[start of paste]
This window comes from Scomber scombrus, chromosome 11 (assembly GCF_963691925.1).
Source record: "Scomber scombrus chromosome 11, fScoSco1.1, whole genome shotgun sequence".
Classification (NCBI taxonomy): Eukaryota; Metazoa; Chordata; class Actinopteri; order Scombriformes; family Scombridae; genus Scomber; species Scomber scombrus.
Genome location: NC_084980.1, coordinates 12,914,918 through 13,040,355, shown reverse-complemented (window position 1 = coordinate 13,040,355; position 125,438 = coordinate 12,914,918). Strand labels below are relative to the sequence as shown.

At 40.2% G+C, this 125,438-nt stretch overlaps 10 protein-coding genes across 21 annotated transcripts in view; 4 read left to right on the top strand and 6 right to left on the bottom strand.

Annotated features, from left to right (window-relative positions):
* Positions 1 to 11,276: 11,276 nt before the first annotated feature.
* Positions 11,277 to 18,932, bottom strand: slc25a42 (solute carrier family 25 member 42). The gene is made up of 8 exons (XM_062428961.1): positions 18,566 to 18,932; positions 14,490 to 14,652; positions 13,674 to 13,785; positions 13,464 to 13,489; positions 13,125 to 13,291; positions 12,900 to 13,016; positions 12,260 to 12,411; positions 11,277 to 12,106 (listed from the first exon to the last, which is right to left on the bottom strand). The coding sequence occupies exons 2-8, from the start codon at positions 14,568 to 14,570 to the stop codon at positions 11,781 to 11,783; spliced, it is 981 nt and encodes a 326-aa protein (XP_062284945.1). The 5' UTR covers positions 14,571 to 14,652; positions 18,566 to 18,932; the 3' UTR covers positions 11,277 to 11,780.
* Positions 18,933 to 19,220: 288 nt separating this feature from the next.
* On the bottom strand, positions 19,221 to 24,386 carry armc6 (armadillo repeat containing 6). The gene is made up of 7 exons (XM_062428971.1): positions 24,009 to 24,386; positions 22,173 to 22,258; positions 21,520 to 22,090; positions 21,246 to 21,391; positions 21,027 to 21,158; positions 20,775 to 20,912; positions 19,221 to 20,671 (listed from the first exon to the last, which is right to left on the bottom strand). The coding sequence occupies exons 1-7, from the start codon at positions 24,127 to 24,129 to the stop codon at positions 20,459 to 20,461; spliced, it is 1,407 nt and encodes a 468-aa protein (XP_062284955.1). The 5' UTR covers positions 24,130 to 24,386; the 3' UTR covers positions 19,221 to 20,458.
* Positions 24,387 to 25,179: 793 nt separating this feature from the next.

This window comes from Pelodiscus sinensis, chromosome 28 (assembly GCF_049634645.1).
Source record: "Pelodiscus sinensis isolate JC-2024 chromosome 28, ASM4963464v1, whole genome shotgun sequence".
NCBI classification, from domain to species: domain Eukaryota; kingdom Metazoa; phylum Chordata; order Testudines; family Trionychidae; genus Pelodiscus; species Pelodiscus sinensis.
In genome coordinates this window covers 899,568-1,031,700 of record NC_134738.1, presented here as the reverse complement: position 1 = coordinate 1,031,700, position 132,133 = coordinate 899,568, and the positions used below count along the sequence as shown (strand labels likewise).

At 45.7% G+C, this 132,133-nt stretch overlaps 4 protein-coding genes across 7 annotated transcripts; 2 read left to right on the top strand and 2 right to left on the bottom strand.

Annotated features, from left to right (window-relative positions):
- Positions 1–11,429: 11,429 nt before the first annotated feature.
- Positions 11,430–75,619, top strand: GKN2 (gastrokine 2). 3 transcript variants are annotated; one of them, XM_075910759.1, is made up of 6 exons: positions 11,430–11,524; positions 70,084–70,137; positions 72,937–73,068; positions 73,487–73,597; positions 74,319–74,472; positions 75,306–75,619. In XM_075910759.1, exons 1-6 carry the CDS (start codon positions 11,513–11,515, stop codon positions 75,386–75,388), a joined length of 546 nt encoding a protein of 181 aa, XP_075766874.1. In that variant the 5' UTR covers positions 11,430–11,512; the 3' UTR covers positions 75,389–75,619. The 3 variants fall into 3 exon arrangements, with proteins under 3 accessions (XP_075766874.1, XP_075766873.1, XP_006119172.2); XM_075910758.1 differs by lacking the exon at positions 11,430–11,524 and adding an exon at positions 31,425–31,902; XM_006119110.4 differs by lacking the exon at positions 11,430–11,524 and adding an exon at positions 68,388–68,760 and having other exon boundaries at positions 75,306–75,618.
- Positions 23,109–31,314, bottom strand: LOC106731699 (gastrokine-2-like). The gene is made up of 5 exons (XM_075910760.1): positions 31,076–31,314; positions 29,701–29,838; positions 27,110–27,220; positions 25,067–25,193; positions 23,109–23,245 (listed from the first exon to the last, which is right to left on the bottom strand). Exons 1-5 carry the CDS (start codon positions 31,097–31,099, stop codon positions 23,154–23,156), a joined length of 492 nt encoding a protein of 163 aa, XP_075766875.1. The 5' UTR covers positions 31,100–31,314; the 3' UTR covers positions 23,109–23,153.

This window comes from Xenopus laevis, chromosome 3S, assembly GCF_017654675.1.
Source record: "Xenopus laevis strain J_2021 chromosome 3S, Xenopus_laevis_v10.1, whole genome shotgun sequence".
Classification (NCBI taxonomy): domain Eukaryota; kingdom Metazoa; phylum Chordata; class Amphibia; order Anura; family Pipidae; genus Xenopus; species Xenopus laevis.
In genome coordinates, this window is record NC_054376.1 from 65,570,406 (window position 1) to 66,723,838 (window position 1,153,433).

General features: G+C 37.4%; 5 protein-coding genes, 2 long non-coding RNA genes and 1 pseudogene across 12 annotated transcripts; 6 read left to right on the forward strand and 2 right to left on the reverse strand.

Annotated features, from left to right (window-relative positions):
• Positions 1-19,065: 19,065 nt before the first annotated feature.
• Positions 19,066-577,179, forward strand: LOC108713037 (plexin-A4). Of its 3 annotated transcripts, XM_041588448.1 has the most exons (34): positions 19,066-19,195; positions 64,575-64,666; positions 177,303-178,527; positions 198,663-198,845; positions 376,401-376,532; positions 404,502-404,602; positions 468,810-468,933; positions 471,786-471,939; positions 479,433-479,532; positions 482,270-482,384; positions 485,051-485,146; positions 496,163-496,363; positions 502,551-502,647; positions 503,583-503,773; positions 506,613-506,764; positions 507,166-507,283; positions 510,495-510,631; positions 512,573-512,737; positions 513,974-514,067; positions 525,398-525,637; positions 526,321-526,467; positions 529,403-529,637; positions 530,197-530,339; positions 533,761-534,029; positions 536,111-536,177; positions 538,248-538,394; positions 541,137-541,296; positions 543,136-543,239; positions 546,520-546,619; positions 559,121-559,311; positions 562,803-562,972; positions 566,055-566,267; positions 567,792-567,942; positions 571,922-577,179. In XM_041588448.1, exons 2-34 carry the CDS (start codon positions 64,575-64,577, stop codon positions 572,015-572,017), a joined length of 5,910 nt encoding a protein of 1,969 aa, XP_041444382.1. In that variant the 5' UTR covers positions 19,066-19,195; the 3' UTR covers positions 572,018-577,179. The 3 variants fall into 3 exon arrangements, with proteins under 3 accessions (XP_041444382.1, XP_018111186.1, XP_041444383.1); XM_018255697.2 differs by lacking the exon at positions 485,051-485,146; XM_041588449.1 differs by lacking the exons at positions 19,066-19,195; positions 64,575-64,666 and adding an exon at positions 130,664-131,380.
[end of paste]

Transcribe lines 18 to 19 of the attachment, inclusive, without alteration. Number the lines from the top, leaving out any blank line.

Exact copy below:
- Positions 1–11,429: 11,429 nt before the first annotated feature.
- Positions 11,430–75,619, top strand: GKN2 (gastrokine 2). 3 transcript variants are annotated; one of them, XM_075910759.1, is made up of 6 exons: positions 11,430–11,524; positions 70,084–70,137; positions 72,937–73,068; positions 73,487–73,597; positions 74,319–74,472; positions 75,306–75,619. In XM_075910759.1, exons 1-6 carry the CDS (start codon positions 11,513–11,515, stop codon positions 75,386–75,388), a joined length of 546 nt encoding a protein of 181 aa, XP_075766874.1. In that variant the 5' UTR covers positions 11,430–11,512; the 3' UTR covers positions 75,389–75,619. The 3 variants fall into 3 exon arrangements, with proteins under 3 accessions (XP_075766874.1, XP_075766873.1, XP_006119172.2); XM_075910758.1 differs by lacking the exon at positions 11,430–11,524 and adding an exon at positions 31,425–31,902; XM_006119110.4 differs by lacking the exon at positions 11,430–11,524 and adding an exon at positions 68,388–68,760 and having other exon boundaries at positions 75,306–75,618.